Sometimes the flow of conversation doesn’t make it easy to practice curiosity in an active way. That said, it can provide a forum for a gentle, ongoing kind of curiosity. Yesterday I spent a couple of hours talking with old friends (one of whom was the recipient of the somewhat failed birthday cake) in a lovely, rambling conversation, one topic leading to another. We listened to each other and asked questions in an unforced way. That, perhaps, too, counts as curiosity.
Warning–a long and fairly theory-rich post!
I found myself thinking about my tendency to see things in black and white terms–good/bad, desirable/undesirable, right/wrong. The funny thing is that I have always been able to see many sides to an issue, but I have also always known which side I came down on. And ultimately I reject the other side.
At the same time, I encourage my students and workshop participants to try to see actions or cultural dimensions in terms of advantages and disadvantages and preferences and priorities rather than good and bad, right and wrong.
AN INTERCULTURAL EXAMPLE
Individualism (a cultural dimension)
A few advantages of individualism: personal freedom with all the associated advantages to that like living where you want to, studying what you want to, dressing the way you want to, and less responsibility to other people (like personally taking care of your aging parents).
A few disadvantages of individualism: a negative attitude to people who need support which can make it impossible for some people to reach a level where they can take care of themselves and their closest family members as well as an emphasis on doing everything yourself and taking care of yourself without help, which can lead to exhaustion, burnout, and failure.
Collectivism (another cultural dimension, the counterpart to individualism)
A few advantages of collectivism: community support for the individuals in the group–a belief in helping people up, a belief that you don’t have to be everything and do everything by yourself, and an acknowledgement of a person’s place in the group that does not end because the person’s usefulness is gone.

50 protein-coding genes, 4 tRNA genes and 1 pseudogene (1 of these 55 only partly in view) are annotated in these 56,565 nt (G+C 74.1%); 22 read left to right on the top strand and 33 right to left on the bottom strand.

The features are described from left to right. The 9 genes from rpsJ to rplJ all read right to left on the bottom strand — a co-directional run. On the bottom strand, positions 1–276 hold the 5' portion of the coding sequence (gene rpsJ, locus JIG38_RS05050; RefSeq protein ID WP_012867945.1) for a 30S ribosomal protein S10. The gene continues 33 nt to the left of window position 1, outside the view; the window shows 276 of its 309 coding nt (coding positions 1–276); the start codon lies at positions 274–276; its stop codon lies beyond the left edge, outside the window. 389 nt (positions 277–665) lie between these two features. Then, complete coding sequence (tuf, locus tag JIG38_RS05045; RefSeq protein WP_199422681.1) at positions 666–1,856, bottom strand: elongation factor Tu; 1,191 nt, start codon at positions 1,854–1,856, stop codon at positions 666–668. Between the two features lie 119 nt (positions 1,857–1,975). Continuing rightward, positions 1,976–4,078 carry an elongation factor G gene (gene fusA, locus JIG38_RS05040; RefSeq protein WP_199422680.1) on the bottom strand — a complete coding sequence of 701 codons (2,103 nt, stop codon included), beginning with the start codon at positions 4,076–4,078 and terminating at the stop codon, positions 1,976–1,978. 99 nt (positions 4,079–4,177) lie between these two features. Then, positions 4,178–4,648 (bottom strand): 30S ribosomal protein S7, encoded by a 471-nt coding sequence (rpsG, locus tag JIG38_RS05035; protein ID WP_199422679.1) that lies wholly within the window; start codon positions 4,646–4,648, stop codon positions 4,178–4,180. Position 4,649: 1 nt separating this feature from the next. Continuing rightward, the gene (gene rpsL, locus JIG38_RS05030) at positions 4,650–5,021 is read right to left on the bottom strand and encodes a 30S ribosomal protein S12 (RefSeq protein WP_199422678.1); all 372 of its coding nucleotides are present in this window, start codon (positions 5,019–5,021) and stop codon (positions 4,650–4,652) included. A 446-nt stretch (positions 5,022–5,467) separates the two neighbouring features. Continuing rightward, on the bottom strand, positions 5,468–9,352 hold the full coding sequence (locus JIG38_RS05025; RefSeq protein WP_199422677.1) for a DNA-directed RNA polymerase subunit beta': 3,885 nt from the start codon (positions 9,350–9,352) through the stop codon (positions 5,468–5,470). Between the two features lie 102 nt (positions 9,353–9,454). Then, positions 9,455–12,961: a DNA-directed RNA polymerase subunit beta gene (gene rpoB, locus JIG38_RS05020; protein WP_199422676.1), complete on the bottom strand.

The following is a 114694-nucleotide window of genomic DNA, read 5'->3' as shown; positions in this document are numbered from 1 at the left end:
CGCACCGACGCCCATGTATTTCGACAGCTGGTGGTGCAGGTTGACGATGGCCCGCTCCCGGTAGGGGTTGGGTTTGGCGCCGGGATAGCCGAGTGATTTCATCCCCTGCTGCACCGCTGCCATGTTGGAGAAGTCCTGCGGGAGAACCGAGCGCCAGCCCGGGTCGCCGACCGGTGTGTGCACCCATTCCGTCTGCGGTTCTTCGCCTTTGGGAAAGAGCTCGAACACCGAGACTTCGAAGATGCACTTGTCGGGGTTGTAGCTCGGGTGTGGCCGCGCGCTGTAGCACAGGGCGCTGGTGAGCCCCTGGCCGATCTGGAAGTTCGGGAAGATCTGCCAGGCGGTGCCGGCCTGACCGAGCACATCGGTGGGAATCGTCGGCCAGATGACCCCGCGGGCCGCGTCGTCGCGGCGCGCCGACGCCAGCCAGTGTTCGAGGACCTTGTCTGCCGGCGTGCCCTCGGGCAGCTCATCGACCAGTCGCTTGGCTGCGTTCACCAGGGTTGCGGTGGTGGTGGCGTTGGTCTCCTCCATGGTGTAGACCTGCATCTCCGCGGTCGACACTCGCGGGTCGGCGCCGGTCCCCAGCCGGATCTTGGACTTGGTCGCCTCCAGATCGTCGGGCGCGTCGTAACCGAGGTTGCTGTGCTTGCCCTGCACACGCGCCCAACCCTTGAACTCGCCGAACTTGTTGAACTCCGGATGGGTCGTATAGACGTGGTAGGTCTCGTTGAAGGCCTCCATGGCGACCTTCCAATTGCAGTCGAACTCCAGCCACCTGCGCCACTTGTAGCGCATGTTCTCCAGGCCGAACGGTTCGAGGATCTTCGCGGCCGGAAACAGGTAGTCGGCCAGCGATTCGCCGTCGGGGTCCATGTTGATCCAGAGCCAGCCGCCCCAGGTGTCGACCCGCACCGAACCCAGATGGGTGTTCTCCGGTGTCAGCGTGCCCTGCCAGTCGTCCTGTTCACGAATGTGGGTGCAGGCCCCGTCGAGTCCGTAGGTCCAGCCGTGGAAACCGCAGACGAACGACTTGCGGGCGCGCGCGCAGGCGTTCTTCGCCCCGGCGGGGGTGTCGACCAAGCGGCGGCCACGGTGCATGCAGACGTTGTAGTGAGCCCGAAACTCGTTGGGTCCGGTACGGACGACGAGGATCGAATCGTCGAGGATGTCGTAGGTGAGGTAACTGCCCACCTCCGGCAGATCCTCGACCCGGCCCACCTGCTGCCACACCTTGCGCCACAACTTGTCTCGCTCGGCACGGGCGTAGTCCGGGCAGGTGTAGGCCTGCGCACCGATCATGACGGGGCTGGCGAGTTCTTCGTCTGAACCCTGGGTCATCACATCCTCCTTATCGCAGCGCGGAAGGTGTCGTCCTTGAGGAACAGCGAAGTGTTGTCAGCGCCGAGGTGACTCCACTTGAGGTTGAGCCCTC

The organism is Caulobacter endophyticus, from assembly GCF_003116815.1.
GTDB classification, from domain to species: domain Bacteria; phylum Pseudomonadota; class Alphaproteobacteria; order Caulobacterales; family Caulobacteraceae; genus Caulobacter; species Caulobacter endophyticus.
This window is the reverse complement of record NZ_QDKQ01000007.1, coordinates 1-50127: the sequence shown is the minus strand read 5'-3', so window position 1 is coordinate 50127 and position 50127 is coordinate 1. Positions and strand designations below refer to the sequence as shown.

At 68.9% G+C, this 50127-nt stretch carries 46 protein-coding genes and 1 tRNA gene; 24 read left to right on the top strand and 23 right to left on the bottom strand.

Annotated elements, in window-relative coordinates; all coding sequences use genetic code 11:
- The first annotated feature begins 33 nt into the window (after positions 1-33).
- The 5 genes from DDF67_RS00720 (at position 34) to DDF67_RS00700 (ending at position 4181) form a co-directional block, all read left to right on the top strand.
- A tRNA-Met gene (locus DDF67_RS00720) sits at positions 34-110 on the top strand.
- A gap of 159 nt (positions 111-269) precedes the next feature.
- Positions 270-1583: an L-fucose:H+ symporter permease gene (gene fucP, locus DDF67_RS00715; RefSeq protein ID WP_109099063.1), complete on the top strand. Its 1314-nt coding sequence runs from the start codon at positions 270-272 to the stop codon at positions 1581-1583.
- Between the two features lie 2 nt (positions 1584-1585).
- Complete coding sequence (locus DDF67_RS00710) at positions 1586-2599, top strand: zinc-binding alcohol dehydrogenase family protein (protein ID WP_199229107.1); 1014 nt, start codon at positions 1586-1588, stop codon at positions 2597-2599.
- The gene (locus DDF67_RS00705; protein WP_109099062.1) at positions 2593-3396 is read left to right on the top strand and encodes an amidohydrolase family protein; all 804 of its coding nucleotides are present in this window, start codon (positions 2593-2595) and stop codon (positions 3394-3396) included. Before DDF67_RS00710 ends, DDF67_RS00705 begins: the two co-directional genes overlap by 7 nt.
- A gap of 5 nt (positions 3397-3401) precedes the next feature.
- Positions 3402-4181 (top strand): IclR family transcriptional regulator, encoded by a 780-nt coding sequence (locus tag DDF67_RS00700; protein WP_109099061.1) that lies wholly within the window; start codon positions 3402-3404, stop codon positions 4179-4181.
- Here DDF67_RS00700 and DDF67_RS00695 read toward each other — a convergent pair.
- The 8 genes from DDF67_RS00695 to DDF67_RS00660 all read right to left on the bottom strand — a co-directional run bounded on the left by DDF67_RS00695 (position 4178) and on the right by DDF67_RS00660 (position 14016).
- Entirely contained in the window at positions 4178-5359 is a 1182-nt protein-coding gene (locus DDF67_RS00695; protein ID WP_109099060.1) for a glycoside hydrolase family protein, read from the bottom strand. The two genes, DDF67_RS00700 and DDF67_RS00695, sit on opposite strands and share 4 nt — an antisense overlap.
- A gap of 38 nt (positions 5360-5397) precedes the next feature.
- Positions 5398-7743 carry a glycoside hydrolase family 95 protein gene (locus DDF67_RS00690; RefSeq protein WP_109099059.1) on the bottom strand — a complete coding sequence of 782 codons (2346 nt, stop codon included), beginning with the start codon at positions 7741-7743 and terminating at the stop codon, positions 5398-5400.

A few disadvantages of collectivism: a lack of freedom to determine your own life’s path, which means you may be expected to take over the family business whether or not you are interested in it, or to marry based on what fits with your family, or to contribute to community charities not necessarily based on your own personal interests.
When I talk about preferences and priorities I mean that groups (culture is always a group phenomenon) over the generations jointly build up a system of beliefs and values based on what works for the group. This system has at its core certain preferences and priorities. These preferences and priorities are handed on to new members through the process of socialization. Culture clash happens when these underlying preferences and priorities are not in agreement, like when my Austrian students–working from a collectivist standpoint in this situation–look at the fight against universal healthcare in the U.S.A.–in most things a strongly individualist culture–and simply cannot comprehend why anyone would not want to have something that in their eyes is so obviously humane and beneficial to everyone.
On a less theoretical, more fun note: I’ve been re-reading Alexander McCall Smith’s wonderful series set in Botswana, The Nr. 1 Ladies’ Detective Agency. The “traditional Botswana values” his heroine, Mma Ramotswe, keeps referring to are a beautiful example of collectivism, and the culture changes she sees–and disapproves of–are almost invariably individualistic.
THE POINT 😉
This morning it struck me that practicing this simple shift of seeing advantages and disadvantages rather than right and wrong is an exercise in curiosity and may open up a more constructive way of interacting with other people and with situations (part of my hypothesis, if you remember).
Although I’ve been doing this kind of analysis in the classroom for a number of years, I don’t do it very often in “real life”. In the context of writing this blog, I can imagine using it more often as a form of curiosity practice.
One final note: I’m not sure I would have reached this point if I hadn’t been writing this blog. This is the kind of progress that I hoped the daily commitment to writing about living curiously would help me make and I am very happy about this today.
If I had called this blog “A Year of Living Mindfully” I would have found it a lot easier to describe my progress and successes, but that isn’t the kind of curiosity I wanted to practice especially.
Similarly, my life would be easier if I had undertaken to practice just desire-to-learn curiosity. That one more or less takes care of itself.